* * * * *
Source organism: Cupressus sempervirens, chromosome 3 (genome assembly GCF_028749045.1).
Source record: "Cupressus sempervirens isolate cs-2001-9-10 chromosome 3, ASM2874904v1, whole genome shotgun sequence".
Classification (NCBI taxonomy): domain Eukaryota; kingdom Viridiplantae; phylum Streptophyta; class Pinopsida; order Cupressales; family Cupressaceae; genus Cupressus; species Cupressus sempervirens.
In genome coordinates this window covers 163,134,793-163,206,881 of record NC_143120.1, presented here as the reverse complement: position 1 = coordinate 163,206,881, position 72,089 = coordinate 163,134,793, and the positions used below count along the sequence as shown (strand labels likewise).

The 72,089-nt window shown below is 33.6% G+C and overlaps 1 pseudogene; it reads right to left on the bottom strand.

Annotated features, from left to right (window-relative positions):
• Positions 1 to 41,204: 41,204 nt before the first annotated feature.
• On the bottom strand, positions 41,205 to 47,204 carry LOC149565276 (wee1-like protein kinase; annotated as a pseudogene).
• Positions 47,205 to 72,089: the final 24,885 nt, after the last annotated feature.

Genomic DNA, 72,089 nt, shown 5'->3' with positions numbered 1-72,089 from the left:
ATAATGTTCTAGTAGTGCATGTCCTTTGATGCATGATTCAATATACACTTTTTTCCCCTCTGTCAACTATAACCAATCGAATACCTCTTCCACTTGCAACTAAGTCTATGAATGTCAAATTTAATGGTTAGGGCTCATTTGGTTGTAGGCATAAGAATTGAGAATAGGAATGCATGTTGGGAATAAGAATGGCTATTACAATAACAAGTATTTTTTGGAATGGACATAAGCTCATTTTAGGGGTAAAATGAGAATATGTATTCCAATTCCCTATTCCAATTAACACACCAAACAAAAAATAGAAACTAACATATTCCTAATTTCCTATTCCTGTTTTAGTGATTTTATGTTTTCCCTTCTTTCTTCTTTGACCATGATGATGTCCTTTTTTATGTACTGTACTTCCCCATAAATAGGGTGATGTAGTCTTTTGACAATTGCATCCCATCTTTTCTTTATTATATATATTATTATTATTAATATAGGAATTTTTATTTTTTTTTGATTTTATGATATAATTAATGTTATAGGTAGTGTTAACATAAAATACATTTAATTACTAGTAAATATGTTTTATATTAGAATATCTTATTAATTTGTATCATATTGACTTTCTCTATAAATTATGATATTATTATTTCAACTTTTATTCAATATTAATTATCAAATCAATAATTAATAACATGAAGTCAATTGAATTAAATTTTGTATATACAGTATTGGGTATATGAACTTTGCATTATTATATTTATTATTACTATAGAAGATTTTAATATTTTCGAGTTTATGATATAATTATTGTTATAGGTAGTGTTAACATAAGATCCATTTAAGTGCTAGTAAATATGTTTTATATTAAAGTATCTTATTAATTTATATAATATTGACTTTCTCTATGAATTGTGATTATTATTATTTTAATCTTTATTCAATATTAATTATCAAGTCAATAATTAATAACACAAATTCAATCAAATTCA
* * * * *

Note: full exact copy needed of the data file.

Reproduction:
Source organism: Cupressus sempervirens, chromosome 3 (genome assembly GCF_028749045.1).
Source record: "Cupressus sempervirens isolate cs-2001-9-10 chromosome 3, ASM2874904v1, whole genome shotgun sequence".
Classification (NCBI taxonomy): domain Eukaryota; kingdom Viridiplantae; phylum Streptophyta; class Pinopsida; order Cupressales; family Cupressaceae; genus Cupressus; species Cupressus sempervirens.
In genome coordinates this window covers 163,134,793-163,206,881 of record NC_143120.1, presented here as the reverse complement: position 1 = coordinate 163,206,881, position 72,089 = coordinate 163,134,793, and the positions used below count along the sequence as shown (strand labels likewise).

The 72,089-nt window shown below is 33.6% G+C and overlaps 1 pseudogene; it reads right to left on the bottom strand.

Annotated features, from left to right (window-relative positions):
• Positions 1 to 41,204: 41,204 nt before the first annotated feature.
• On the bottom strand, positions 41,205 to 47,204 carry LOC149565276 (wee1-like protein kinase; annotated as a pseudogene).
• Positions 47,205 to 72,089: the final 24,885 nt, after the last annotated feature.

Genomic DNA, 72,089 nt, shown 5'->3' with positions numbered 1-72,089 from the left:
ATAATGTTCTAGTAGTGCATGTCCTTTGATGCATGATTCAATATACACTTTTTTCCCCTCTGTCAACTATAACCAATCGAATACCTCTTCCACTTGCAACTAAGTCTATGAATGTCAAATTTAATGGTTAGGGCTCATTTGGTTGTAGGCATAAGAATTGAGAATAGGAATGCATGTTGGGAATAAGAATGGCTATTACAATAACAAGTATTTTTTGGAATGGACATAAGCTCATTTTAGGGGTAAAATGAGAATATGTATTCCAATTCCCTATTCCAATTAACACACCAAACAAAAAATAGAAACTAACATATTCCTAATTTCCTATTCCTGTTTTAGTGATTTTATGTTTTCCCTTCTTTCTTCTTTGACCATGATGATGTCCTTTTTTATGTACTGTACTTCCCCATAAATAGGGTGATGTAGTCTTTTGACAATTGCATCCCATCTTTTCTTTATTATATATATTATTATTATTAATATAGGAATTTTTATTTTTTTTTGATTTTATGATATAATTAATGTTATAGGTAGTGTTAACATAAAATACATTTAATTACTAGTAAATATGTTTTATATTAGAATATCTTATTAATTTGTATCATATTGACTTTCTCTATAAATTATGATATTATTATTTCAACTTTTATTCAATATTAATTATCAAATCAATAATTAATAACATGAAGTCAATTGAATTAAATTTTGTATATACAGTATTGGGTATATGAACTTTGCATTATTATATTTATTATTACTATAGAAGATTTTAATATTTTCGAGTTTATGATATAATTATTGTTATAGGTAGTGTTAACATAAGATCCATTTAAGTGCTAGTAAATATGTTTTATATTAAAGTATCTTATTAATTTATATAATATTGACTTTCTCTATGAATTGTGATTATTATTATTTTAATCTTTATTCAATATTAATTATCAAGTCAATAATTAATAACACAAATTCAATCAAATTCA